Obama became the first U.S. president to endorse same-sex marriage on Wednesday. Please join me and other UW Election Eye contributors to talk about this decision—what it means, what impact it might have this year and beyond, and how you view the president himself.
SEATTLE — President Barack Obama made history Wednesday by announcing his support for same-sex marriage in an interview with ABC News. Today he is here in Seattle. In fact, this morning he will be standing in my footprints—literally.
Obama’s announcement would have been a remarkable political decision at any time, and is especially so in the middle of a tough re-election campaign.
Here’s a remarkable statistic: 33 times gay marriage has been on the ballot in states since 1998, and 32 times opponents of gay marriage have won. The impact of this decision on the 2012 presidential campaign is a huge unknown, but there is more than a little chance that it will hurt the president. Obama won North Carolina by less than 1% in 2008, and two days ago 61% of voters in the Tar Heel State approved a constitutional amendment banning both same-sex marriage and civil unions. The president has taken a huge political gamble. Why he did it will be debated for days to come.
But he did it. And America will never be the same.
That’s what I was thinking last night as I delivered a talk at a University of Washington event at the Denny Blaine home of the couple who hosted today’s $35,000-per-couple fundraiser brunch. Standing in the exact spot where Obama stood this morning, I took questions about 2012 election issues, including same-sex marriage.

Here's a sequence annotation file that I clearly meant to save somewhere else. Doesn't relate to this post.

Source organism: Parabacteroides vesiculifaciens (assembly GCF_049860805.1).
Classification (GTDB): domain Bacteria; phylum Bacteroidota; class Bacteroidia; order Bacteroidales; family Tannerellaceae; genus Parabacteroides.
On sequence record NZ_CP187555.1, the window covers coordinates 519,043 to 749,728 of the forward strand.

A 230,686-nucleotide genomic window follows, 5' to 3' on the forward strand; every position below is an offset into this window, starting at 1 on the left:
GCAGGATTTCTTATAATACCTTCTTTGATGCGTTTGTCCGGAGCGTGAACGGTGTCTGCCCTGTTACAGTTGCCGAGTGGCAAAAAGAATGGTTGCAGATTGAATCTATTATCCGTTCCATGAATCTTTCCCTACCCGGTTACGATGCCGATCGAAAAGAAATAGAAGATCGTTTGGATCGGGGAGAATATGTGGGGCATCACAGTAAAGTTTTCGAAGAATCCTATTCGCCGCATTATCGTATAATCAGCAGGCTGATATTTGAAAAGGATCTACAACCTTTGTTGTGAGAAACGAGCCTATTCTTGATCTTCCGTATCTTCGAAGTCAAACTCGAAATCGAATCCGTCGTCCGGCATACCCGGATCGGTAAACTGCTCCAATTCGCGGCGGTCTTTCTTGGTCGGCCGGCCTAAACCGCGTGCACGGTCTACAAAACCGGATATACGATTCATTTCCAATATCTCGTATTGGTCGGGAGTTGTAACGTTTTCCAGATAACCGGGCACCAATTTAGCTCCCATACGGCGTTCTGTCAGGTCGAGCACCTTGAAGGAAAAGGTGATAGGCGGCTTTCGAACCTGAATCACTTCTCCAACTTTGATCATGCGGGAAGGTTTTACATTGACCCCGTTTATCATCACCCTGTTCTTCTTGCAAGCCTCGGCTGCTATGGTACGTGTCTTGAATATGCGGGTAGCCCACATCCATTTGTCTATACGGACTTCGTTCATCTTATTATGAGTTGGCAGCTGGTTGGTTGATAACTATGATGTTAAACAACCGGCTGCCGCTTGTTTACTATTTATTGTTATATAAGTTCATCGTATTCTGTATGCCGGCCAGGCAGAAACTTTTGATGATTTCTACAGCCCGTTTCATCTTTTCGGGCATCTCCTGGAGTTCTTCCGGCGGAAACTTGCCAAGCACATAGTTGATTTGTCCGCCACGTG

And here’s what I thought about: political courage.
Specifically, I thought about John Kennedy in 1963, after so much pain and humiliation for so many, delivering a nationally televised speech in which he called civil rights “a moral issue.” I thought of Texan Lyndon Johnson signing the 1965 Voting Rights Act, knowing that he was kissing the South goodbye for Democrats. I thought of Ronald Reagan calling the Soviet Union the “Evil Empire” in 1983, knowing full well the power of those words in a world of nuclear superpowers. I wondered how history would treat Obama’s words from Wednesday.
Is President Obama’s embrace of same-sex marriage an act of political courage? What do you think? Here are some additional perspectives from UW Election Eye contributors. Please tell us what you think in our comments section.
Why now? Was it because of Vice-President Biden’s comments on Sunday? Was it because more and more Americans are supporting same-sex marriage, as Pew Research data on U.S. public opinion show? I don’t know the answer to any of these, and speculation of his motivations will continue to surface even if he explicitly answers these questions. Is this the ultimate tipping point that will lead to legal and social action that will result in legal same-sex marriage? Hmph, we’re back to the complicated questions. The only definite thing I know is that Obama is the first sitting President of the United States to publicly support same-sex marriage. And if it motivates Washingtonians to stand with him, and with me, and support same-sex marriage in November, and if this dominoes to other states and they legalize same-sex marriage too, then that’s all I need to know.